Neal: Blogging about it helps because it helps me see things clearer. This is of course my writing style. When I write a book I don’t know the story or the ending or anything until I’m at the keyboard. It all gradually becomes clear as I write. Cathartic yes, in the sense of me telling myself I will beat this fucking thing. If I sat here writing about my woes and how sorry I feel for myself that would not help at all. Yes, the fan response helps. The support and the suggestions.

6) I am also trying to write a novel, but find my depression gets in the way of writing. I find myself too easily distracted and overwhelmed by my kids, pets, noises outside; life in general. What advice could you give me or other writers for helping focus ourselves on our writing?

Neal: Get rid of the depression would be the first one. It is what is hampering me at the moment. Beyond that just write. Don’t worry about the quality, concern yourself with the quantity. Everything is adjustable. Write something every day. This aphorism applies: How do you eat an elephant? One bite at a time. If you write just one word today you are one word further ahead than you were yesterday.

7) In New Zealand Mental Health resources are stretched thinly, unless you go private. I cannot afford private and have to wait on average six weeks between seeing my counsellor. What is the mental health system like in the UK?

Neal: Pretty much the same. Unless you push for an emergency appointment you don’t get to see a doctor for weeks. Then once you’ve seen the doctor it will take much the same time to get to see a counsellor. I have this second hand from a woman I know who is suffering depression. There’s also the tendency of doctors to stick you straight on pills, which are a sticking plaster.

Everything I have done I did myself. I went to see a doctor on Crete who gave me the pills I had researched on the Internet. I didn’t like their side effects so gave them up and tried meditation. I learned that meditation is just as effective as the pills and have been advancing with that. Because some of the mediations I am using are hypnotic I saw a hypnotherapist in England who put me onto a book called Thrive by Rob Kelly. In this I have learned about stuff like positive visualisation and processing your positives. I’ve also learned about nootropics and how some of them are as good as antidepressants but without the shitty side effects. Phenibut and GABA being two of them. I am learning all the time, trying everything I can.

8) You have been through a lot in the past few years. Who is Neal Asher now, compared to who he used to be?

Neal: Neal Asher now is thinner, tougher and a lot more troubled. He is also finding a lot more compassion for others. He is on a journey of self-discovery that is often extremely painful.

9) It’s coming up two years since your wife passed away. How do you cope with that kind of grief?

Neal: I coped by shutting it out, by shutting down my mind. I think a contributory thing to me stopping writing was that writing involved thinking and I just did not want to do that. I preferred to push my body to a point of collapse to keep my mind numb. It’s a technique, I have learned, of limited duration.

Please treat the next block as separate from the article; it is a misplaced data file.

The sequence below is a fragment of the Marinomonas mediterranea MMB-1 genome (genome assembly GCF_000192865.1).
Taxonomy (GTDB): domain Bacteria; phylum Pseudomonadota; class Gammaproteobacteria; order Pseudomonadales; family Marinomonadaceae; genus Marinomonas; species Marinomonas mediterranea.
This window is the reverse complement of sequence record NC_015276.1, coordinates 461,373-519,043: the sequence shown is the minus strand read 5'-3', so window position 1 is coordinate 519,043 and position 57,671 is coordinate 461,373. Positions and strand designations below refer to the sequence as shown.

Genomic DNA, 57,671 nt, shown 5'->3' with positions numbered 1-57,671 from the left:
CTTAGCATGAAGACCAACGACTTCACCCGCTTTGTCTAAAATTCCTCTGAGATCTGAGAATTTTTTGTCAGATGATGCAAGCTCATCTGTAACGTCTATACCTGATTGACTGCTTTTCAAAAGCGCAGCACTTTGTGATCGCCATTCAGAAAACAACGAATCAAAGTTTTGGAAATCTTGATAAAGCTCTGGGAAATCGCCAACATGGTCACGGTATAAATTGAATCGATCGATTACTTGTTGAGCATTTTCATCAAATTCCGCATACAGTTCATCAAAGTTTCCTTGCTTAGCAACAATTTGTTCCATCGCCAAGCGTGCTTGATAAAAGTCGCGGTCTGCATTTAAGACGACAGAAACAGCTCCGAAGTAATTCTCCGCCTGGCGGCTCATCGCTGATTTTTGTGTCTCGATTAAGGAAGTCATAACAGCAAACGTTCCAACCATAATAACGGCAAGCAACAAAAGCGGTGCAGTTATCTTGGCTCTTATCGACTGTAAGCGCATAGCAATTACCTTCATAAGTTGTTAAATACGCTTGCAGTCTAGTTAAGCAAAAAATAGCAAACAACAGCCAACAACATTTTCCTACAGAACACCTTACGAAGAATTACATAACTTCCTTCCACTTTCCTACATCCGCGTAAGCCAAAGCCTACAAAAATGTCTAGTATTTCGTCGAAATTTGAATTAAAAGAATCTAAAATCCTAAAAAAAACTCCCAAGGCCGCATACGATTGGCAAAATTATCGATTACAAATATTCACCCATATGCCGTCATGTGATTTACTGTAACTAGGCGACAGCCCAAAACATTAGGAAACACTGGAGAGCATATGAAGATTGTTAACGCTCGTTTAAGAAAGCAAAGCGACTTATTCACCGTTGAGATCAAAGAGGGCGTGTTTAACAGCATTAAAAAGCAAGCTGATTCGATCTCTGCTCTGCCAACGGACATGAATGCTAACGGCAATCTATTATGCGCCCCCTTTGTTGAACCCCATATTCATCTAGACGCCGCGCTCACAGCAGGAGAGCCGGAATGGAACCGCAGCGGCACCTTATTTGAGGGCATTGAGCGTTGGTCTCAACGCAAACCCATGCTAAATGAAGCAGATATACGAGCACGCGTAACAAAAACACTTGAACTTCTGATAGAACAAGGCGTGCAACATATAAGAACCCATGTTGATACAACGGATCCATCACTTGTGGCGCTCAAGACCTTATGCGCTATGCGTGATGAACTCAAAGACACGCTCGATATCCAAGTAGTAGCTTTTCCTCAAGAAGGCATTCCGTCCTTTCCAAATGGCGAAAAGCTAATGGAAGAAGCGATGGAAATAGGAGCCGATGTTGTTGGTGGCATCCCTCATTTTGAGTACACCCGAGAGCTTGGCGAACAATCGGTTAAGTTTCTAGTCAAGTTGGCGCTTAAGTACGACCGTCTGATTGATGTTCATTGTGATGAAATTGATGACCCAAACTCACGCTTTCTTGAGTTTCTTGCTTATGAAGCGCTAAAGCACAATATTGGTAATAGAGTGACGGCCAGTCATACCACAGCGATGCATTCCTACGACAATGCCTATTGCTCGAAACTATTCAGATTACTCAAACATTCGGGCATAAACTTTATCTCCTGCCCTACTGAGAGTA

10) Suicidal thoughts or acts are often one of the first images the media conjures up when talking about depression. Have you ever been trapped in such a place of darkness that you have felt this way before? Was it a fleeting experience or was it one that haunted you?

Neal: Yes, I have had suicidal thoughts. I also have the means available to kill myself painlessly and without fuss. I obtained those means for my wife, in case what was happening to her became unbearably agonising. I would have gone to prison but so fucking what? Thankfully they kept her so pumped full of drugs that she was sitting in bed happily chatting to a friend the night before the one she died.

My suicidal thoughts come and go. Within me is the stubborn core that kept me writing for 25 years before I achieved major success. Within me is the bastard who will not give in to this shit. I hope he remains strong.

11) After my breakdown I considered going to church – I knew I wouldn’t believe in anything there, but I was desperate to find some sort of escape, and I envied the people that could sit and pray and pretend everything was alright in their lives. Have you tried turning to any kinds of faith or philosophy to help you through your rough times?

Neal: Not at all. I don’t believe in God or anything supernatural and there is no circumstance that will make me do so. People did wonder if I was getting a bit that way when I started talking about meditation but, even though ‘mindfulness’ comes from Buddhism, it is a way to alter, exercise and reprogram your mind. In fact I have always known that the mind can be altered in similar ways to those in which the body can be altered. I have always said that the mind is a muscle group that needs exercise, while, for example, imagination is one of those muscles.

12) Final question: Motivation is the biggest factor that affects everything else – what advice can you give anyone battling depression who constantly struggles with issues of motivation.

Neal: That’s the bit that is really hard. But I go back to the eating an elephant analogy. Do something, it may be small, but do something. Get the headspace app and do those meditations. 10 minutes in a day, maybe not every day – you may be surprised at the effect. If you write, start writing down positive things about yourself. Try to think positive thoughts. Have positive fantasies – they don’t have to be true. Do something. Get outside and go for a walk. Clean the sink. Have a shave. Do something. As someone once said to me about life: this is it, it is not a rehearsal.

You can learn more about Neal Asher and his works by visiting his blog The Skinner or visiting his website here. You can find his novels at any decent book stores worldwide or order directly from PanMacmillan. You can read my earlier interview with Neal Asher by following this link.